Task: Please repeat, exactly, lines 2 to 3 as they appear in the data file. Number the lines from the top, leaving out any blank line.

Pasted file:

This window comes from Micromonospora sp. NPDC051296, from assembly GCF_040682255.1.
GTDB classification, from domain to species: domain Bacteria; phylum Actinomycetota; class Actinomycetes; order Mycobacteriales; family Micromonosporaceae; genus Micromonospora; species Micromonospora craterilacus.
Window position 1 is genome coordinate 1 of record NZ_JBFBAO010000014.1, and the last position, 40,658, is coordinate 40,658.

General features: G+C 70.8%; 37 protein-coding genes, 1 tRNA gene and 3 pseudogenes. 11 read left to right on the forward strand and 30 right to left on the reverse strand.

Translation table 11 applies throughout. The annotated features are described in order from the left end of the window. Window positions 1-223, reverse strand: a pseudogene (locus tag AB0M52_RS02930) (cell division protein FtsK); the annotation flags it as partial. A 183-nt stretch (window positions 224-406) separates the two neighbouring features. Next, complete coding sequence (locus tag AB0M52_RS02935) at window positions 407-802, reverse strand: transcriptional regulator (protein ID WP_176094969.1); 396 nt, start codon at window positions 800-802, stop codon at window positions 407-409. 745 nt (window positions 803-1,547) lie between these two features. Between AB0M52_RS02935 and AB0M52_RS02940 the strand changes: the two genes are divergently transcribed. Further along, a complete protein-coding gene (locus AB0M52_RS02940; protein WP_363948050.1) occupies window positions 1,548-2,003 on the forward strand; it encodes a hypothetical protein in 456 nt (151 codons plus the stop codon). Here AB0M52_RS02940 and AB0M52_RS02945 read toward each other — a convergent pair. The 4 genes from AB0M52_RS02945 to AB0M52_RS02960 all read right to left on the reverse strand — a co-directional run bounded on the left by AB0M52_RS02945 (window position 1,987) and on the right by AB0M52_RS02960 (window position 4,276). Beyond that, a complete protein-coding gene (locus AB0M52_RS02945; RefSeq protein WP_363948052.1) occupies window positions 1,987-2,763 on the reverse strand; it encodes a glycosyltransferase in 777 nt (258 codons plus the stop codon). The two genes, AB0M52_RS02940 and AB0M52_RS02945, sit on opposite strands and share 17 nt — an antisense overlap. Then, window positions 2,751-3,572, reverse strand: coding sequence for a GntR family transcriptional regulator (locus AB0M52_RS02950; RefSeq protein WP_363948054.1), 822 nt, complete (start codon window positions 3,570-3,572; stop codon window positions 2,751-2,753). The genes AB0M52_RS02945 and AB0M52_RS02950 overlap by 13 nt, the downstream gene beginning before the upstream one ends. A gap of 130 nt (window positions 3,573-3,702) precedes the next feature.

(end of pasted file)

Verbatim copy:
GTDB classification, from domain to species: domain Bacteria; phylum Actinomycetota; class Actinomycetes; order Mycobacteriales; family Micromonosporaceae; genus Micromonospora; species Micromonospora craterilacus.
Window position 1 is genome coordinate 1 of record NZ_JBFBAO010000014.1, and the last position, 40,658, is coordinate 40,658.